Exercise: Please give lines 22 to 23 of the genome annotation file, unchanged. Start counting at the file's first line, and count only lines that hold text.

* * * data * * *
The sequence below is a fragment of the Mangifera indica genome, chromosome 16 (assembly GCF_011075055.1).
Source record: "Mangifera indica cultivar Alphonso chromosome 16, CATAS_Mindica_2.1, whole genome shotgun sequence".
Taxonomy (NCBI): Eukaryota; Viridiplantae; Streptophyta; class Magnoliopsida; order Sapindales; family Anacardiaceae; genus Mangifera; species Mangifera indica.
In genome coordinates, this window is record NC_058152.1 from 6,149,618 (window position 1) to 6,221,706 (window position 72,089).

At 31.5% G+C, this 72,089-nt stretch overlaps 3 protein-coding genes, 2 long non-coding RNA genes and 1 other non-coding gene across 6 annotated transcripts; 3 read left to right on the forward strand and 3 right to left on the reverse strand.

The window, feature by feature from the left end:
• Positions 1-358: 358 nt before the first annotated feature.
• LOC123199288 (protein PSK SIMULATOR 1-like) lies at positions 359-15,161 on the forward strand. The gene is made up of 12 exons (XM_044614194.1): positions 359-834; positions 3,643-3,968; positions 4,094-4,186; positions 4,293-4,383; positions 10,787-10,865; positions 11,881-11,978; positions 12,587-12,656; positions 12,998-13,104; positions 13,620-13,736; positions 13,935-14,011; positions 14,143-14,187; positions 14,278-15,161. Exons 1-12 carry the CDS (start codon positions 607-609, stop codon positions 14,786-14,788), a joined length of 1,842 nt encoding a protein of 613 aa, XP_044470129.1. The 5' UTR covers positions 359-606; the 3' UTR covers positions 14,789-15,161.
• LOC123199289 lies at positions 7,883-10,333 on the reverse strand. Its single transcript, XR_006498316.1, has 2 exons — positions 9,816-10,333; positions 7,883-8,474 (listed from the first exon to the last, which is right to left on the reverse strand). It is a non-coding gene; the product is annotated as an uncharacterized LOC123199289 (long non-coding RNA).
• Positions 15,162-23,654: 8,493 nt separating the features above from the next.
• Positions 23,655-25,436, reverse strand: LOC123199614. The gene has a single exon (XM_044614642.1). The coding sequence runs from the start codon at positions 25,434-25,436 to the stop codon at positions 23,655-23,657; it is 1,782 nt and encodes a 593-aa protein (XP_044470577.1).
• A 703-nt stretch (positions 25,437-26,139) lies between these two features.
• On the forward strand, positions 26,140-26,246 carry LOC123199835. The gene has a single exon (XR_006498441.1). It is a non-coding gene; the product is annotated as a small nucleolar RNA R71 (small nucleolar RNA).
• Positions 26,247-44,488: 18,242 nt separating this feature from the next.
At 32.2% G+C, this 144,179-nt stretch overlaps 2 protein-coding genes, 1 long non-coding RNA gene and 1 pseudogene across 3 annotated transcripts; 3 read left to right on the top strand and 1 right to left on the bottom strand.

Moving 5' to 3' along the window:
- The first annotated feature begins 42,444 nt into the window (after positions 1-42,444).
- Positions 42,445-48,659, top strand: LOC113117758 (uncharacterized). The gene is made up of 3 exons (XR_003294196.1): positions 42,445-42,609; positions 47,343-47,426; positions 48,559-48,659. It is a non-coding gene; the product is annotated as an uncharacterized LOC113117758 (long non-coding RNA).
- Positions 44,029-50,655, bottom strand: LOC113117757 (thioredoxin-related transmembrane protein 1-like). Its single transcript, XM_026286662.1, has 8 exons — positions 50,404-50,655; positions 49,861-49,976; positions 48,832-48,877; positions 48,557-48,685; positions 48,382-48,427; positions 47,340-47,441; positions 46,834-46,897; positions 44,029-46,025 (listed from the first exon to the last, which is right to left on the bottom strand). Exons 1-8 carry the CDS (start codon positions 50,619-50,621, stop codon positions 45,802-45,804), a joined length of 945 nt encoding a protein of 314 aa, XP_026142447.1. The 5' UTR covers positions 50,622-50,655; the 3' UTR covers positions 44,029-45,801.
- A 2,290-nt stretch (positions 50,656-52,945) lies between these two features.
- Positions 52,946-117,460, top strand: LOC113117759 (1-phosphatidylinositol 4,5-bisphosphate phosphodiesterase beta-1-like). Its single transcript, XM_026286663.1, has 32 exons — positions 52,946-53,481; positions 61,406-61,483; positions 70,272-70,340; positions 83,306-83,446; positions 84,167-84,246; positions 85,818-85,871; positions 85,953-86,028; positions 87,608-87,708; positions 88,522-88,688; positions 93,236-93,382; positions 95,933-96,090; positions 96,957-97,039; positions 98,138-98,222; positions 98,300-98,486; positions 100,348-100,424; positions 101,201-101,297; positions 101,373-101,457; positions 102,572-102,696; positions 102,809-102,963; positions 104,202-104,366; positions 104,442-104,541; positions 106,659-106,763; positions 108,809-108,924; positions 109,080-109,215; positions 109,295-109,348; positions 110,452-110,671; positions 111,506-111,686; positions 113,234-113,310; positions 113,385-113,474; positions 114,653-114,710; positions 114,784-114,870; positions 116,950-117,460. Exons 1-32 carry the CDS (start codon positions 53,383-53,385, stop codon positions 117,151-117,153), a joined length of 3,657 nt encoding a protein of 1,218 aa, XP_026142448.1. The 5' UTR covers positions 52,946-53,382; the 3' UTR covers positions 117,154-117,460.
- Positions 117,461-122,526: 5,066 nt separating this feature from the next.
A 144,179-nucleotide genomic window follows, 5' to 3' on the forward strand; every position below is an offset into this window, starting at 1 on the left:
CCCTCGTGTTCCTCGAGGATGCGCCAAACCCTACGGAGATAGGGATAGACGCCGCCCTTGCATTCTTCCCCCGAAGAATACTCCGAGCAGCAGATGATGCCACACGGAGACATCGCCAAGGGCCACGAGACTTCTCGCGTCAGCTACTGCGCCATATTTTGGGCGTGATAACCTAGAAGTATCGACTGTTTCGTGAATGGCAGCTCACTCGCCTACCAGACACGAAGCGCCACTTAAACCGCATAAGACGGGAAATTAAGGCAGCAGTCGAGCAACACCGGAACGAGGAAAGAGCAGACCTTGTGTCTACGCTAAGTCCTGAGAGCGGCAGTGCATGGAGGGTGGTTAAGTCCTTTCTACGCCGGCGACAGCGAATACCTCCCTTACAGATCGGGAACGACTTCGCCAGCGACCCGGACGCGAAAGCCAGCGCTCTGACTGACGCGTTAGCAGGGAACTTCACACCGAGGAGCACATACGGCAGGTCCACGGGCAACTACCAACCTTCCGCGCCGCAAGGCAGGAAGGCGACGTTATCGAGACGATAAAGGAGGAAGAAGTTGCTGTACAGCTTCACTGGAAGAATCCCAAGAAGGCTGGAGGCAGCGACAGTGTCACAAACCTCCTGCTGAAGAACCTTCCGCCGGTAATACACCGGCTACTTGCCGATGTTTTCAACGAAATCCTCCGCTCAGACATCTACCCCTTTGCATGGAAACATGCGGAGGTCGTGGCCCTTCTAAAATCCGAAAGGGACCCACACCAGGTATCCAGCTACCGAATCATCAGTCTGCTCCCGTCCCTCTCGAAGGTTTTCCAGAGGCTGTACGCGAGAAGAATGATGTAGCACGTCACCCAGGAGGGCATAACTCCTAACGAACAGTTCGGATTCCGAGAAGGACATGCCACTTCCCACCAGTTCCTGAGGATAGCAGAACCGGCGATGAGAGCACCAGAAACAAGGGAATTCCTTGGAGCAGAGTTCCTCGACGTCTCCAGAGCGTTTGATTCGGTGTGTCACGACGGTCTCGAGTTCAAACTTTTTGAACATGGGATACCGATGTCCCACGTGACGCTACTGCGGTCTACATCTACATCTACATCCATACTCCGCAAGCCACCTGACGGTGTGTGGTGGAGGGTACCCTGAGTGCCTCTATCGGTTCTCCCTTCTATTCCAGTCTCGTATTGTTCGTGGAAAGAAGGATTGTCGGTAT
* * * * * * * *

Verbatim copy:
- Positions 117,461-122,526: 5,066 nt separating this feature from the next.
A 144,179-nucleotide genomic window follows, 5' to 3' on the forward strand; every position below is an offset into this window, starting at 1 on the left: